Deprivation Of Citizenship And Deception: Mo Than Meets The Eye

Latitude Law


Founded in 2007, with offices in Manchester, Liverpool, London and Brussels, Latitude Law has grown steadily to become one of the largest specialist UK-inbound immigration firms. Its work encompasses the full range of corporate and high net worth private client instruction, with particular focus on sponsor licensing, employment across skilled worker and T5 routes, sole representatives of overseas business, the global talent and innovator visa categories.
Sir Mo Farah has recently revealed that he was trafficked to the UK as a young child and subjected to abuse after being forced into domestic labour.
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Sir Mo Farah has recently revealed that he was trafficked to the UK as a young child and subjected to abuse after being forced into domestic labour. Headlines reporting how he was trafficked to the UK and treated like a slave have referred to him as ‘an illegal immigrant' and highlighted the threat to his British citizenship due to these revelations. For the four-time Olympic champion, lauded as one of the UK's most successful athletes, the idea that his very status as a British citizen could be at risk is nothing short of shocking.

British Nationality Act 1981

Debate around the right to deprive British nationality resurfaced even before Sir Mo Farah's recent announcement. New powers in the Nationality and Borders Act 2022 now allow the Home Office to deprive a person of their British citizenship without giving them notice. As contentious as this is, such measures are restricted to exceptional circumstances, for instance where such notice would prejudice sensitive intelligence sources. The introduction of these measures highlights the key theme that runs throughout the legislation; British citizenship is a right, not a privilege.

Section 40 of the British Nationality Act 1981 sets out the circumstances in which a person can be deprived of their British citizenship. The aim of Section 40 BNA 1981 is to maintain national security and public safety. Importantly, the power to deprive can only be exercised in certain circumstances, namely where deprivation of citizenship is conducive to the public good or if citizenship was obtained fraudulently. Section 40(4) BNA 1981 confirms that a person cannot be deprived of their citizenship if this would render them stateless but this does not apply to every situation. Section 40(4A) BNA 1981 stipulates that a person could still be deprived of citizenship even if this renders them stateless if certain circumstances apply. Importantly, this includes where a person has obtained British citizenship from naturalisation.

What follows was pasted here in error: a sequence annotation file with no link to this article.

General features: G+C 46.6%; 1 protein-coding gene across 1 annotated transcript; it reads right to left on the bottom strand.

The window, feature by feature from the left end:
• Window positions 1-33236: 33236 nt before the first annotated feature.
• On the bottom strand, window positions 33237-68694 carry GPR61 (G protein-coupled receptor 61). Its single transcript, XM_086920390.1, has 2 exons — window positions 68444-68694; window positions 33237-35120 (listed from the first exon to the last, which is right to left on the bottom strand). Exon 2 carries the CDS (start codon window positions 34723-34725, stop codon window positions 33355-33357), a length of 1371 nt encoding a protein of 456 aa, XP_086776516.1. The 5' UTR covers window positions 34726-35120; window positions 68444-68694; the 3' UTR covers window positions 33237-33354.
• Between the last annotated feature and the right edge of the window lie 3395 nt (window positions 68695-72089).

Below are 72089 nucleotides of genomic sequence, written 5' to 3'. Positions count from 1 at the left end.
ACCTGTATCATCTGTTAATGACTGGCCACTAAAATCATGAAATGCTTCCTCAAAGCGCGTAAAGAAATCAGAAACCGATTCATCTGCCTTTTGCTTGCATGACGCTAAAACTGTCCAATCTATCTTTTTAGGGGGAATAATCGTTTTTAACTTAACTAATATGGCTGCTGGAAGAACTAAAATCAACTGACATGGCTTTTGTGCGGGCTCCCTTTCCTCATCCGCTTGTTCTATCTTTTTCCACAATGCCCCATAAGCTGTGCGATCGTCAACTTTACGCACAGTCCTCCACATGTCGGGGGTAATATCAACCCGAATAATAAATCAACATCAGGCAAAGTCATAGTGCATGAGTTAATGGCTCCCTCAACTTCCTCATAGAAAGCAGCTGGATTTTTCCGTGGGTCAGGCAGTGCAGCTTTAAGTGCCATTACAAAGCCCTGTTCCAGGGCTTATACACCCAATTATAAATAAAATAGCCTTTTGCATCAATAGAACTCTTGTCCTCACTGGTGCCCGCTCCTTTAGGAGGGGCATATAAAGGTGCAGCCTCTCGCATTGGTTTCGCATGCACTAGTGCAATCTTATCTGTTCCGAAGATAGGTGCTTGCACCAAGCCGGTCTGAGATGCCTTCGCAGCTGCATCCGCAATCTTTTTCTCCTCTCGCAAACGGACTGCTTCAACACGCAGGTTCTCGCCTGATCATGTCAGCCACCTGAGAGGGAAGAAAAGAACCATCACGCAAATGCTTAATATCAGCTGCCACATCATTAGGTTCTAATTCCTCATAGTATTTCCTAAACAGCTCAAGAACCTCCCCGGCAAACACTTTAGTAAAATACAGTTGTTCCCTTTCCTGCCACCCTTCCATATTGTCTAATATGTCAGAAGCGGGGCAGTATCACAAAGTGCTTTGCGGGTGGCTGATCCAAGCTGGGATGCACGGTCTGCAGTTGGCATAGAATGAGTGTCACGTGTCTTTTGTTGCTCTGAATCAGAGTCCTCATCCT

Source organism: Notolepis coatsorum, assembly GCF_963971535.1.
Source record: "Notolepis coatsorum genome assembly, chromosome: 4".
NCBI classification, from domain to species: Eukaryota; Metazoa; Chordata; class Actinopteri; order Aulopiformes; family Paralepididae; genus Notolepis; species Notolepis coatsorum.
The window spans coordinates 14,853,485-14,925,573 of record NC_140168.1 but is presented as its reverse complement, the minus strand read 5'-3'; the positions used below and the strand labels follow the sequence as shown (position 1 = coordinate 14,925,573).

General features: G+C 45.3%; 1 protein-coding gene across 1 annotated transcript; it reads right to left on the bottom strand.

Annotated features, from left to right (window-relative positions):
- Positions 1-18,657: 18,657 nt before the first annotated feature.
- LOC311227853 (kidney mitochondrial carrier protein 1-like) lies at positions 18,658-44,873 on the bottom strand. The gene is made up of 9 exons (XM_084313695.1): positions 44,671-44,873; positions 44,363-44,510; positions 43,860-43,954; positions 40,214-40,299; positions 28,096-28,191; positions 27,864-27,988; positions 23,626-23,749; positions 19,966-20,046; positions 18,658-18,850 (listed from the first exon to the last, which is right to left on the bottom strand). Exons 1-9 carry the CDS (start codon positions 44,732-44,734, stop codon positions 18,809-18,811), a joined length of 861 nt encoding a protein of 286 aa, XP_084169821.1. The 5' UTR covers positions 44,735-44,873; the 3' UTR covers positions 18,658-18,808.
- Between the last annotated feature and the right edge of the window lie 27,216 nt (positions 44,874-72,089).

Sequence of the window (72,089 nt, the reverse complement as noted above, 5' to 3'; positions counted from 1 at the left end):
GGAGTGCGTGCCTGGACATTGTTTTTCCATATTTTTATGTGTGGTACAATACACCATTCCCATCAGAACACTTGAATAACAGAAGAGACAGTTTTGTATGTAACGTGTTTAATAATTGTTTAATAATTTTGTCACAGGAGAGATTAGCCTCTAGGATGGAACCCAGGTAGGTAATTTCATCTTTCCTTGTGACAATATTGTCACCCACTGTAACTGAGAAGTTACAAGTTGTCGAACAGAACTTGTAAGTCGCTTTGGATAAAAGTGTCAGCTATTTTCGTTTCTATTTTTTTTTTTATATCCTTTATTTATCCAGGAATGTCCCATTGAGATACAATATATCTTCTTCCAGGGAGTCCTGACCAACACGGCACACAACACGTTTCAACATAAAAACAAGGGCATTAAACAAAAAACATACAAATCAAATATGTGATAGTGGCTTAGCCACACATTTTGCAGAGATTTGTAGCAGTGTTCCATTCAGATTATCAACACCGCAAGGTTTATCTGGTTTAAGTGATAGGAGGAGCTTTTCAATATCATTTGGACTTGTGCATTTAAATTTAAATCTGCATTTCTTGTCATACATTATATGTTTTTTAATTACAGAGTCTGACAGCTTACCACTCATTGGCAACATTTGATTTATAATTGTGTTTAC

Deprivation is conducive to the public good

The definition of ‘conducive to the public good' is set out in the Secretary of State's guidance as follows:

55.4.4 “Conduciveness to the Public Good” means depriving in the public interest on the grounds of involvement in terrorism, espionage, serious organised crime, war crimes or unacceptable behaviours.

Therefore, the situations in which it could be considered conducive to the public good to deprive an individual of citizenship connects to those who represent a threat to the UK, such as terrorists, extremists or organised criminals. The widely reported Shamima Begum case demonstrated this power in action, when she was deprived of her British citizenship after leaving the UK to join the so-called ISIS. To date, Shamima Begum remains in a Syrian refugee camp, litigating her right to return to the UK to appeal the decision to deprive her of citizenship.

Fraud, False Representation or Concealment of Material Fact

Obtaining citizenship through fraudulent means relates to circumstances where an individual may have used fraud, false representation or concealment of a material fact to become British. Examples of such fraud could include using false names or documents to procure citizenship. A key consideration for the Home Office would centre on whether the fraud was ‘directly material' to the grant of citizenship. In Sir Mo Farah's case, the use of a different identity to enter the UK was arguably not material to his grant of citizenship. However, he was only a child when he was trafficked to the UK; as an adult knowingly using a false identity, it is possible that the Home Office could view such false representation as serious enough to warrant action.


Crucially, the exercise of discretion is built into the factors to take into consideration when deprivation of citizenship is a possibility. The Home Office guidance emphasises that caseworkers must assess whether deprivation is a ‘balanced and reasonable step to take' after conducting a review of the seriousness of the fraud and available evidence. Thankfully, for Sir Mo Farah, a Home Office spokesperson has already confirmed that no action will be taken against him.


A deprivation of citizenship order can have serious and wide-ranging consequences for the person affected. It is also possible that any dependants who have derived British citizenship from a person subject to a deprivation decision could also be impacted.

The content of this article is intended to provide a general guide to the subject matter. Specialist advice should be sought about your specific circumstances.

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